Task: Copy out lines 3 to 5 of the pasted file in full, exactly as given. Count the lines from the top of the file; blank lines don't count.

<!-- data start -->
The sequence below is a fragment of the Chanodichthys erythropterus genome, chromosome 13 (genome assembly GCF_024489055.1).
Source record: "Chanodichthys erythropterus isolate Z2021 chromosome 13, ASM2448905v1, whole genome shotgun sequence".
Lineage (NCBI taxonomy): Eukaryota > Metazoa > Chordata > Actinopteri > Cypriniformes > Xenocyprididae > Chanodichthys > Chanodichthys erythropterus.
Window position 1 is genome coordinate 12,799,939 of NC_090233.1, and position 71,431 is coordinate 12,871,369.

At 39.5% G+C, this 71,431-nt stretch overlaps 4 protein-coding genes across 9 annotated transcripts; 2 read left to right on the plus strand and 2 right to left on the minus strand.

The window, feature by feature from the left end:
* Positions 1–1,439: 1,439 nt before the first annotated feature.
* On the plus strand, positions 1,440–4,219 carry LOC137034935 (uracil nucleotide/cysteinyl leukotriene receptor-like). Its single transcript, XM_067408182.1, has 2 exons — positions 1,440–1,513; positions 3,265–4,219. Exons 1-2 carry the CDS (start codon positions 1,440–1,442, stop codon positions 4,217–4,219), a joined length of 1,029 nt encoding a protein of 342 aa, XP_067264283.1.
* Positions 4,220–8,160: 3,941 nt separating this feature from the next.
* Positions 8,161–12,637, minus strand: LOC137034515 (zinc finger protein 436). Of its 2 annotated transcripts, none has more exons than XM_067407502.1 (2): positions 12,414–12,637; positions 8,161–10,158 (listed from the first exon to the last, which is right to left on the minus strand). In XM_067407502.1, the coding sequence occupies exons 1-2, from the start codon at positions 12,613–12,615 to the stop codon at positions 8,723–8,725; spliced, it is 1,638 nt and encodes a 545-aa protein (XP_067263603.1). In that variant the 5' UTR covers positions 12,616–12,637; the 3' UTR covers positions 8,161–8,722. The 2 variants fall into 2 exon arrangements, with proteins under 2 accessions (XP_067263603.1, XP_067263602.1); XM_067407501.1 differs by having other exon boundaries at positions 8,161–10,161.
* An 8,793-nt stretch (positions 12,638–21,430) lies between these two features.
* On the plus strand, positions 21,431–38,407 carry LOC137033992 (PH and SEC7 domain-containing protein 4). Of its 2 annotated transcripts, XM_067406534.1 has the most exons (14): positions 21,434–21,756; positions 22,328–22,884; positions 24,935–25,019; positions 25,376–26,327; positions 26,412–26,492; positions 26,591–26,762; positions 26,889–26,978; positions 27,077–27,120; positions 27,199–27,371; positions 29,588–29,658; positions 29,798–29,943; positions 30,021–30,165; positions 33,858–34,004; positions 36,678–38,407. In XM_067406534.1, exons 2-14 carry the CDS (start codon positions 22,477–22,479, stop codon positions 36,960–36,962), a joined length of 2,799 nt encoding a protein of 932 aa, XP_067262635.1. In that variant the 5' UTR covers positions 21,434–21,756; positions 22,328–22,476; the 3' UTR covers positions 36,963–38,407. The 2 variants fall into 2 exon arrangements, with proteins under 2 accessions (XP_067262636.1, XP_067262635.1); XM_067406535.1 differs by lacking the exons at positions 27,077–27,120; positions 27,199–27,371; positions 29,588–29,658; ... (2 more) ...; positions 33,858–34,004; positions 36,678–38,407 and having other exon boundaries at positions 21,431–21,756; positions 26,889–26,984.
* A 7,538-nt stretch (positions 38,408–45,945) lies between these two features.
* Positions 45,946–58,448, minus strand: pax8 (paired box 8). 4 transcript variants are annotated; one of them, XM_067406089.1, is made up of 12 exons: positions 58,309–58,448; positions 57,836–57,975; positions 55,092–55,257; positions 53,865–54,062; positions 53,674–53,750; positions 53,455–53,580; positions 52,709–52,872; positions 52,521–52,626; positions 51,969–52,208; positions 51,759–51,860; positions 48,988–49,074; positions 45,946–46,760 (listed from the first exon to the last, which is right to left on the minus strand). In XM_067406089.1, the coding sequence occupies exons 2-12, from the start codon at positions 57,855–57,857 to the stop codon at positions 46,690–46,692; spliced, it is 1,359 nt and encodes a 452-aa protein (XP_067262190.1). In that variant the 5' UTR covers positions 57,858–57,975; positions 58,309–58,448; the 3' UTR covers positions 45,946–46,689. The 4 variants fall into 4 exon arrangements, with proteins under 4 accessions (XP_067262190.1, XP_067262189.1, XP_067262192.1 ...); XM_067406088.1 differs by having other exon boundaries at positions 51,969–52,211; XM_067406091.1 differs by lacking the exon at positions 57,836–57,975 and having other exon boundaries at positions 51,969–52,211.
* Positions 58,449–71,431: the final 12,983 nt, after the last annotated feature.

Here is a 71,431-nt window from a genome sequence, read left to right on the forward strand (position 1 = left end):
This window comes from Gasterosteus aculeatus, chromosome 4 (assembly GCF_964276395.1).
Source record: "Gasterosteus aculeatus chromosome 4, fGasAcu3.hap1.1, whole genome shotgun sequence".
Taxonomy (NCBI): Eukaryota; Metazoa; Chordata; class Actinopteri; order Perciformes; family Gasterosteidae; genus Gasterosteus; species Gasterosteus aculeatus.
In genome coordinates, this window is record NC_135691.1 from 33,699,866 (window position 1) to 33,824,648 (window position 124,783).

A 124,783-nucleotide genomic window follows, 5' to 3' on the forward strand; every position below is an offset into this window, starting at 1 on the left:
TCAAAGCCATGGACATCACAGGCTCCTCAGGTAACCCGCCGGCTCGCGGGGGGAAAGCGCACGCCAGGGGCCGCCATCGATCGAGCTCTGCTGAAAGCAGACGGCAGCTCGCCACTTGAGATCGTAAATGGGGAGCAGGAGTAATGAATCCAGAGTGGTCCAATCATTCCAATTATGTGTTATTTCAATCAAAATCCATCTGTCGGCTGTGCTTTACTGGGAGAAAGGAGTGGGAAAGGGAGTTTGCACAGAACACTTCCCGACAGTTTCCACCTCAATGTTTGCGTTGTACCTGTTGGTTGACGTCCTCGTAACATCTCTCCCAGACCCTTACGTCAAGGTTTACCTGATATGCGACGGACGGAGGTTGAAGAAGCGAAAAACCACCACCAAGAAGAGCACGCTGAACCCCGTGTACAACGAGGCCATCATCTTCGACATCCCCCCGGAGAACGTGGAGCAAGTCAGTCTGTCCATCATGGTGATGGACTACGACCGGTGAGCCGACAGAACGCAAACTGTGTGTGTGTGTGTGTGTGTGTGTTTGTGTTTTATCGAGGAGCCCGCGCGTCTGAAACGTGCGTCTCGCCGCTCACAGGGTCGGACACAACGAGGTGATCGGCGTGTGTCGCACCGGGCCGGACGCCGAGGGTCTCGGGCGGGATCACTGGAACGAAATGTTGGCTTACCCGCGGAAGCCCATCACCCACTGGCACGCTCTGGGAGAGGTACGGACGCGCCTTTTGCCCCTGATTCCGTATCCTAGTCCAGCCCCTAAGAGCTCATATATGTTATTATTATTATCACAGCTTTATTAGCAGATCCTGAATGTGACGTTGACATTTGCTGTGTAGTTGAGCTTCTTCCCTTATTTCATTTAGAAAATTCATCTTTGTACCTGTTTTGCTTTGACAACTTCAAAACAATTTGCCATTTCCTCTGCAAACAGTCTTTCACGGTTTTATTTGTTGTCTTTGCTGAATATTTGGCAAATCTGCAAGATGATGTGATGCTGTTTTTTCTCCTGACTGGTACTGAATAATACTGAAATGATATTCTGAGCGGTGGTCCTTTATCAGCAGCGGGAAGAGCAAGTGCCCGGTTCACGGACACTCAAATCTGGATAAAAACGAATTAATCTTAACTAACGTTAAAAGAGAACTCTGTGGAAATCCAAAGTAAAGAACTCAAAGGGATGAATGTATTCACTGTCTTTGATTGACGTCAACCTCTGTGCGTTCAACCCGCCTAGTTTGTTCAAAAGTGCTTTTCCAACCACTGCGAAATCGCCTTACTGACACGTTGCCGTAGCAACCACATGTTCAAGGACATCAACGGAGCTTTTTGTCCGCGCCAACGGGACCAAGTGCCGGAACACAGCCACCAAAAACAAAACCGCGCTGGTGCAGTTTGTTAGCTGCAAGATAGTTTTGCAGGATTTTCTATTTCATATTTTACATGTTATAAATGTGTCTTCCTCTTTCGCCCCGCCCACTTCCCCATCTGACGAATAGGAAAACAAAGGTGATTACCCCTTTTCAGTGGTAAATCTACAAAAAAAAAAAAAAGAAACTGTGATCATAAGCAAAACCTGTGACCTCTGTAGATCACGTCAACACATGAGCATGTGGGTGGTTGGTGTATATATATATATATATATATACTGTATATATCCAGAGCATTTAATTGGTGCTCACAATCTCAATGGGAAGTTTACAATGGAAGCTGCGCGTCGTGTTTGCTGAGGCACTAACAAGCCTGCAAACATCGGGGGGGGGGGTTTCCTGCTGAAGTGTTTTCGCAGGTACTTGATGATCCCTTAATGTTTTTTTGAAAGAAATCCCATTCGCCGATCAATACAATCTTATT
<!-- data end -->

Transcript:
Lineage (NCBI taxonomy): Eukaryota > Metazoa > Chordata > Actinopteri > Cypriniformes > Xenocyprididae > Chanodichthys > Chanodichthys erythropterus.
Window position 1 is genome coordinate 12,799,939 of NC_090233.1, and position 71,431 is coordinate 12,871,369.

At 39.5% G+C, this 71,431-nt stretch overlaps 4 protein-coding genes across 9 annotated transcripts; 2 read left to right on the plus strand and 2 right to left on the minus strand.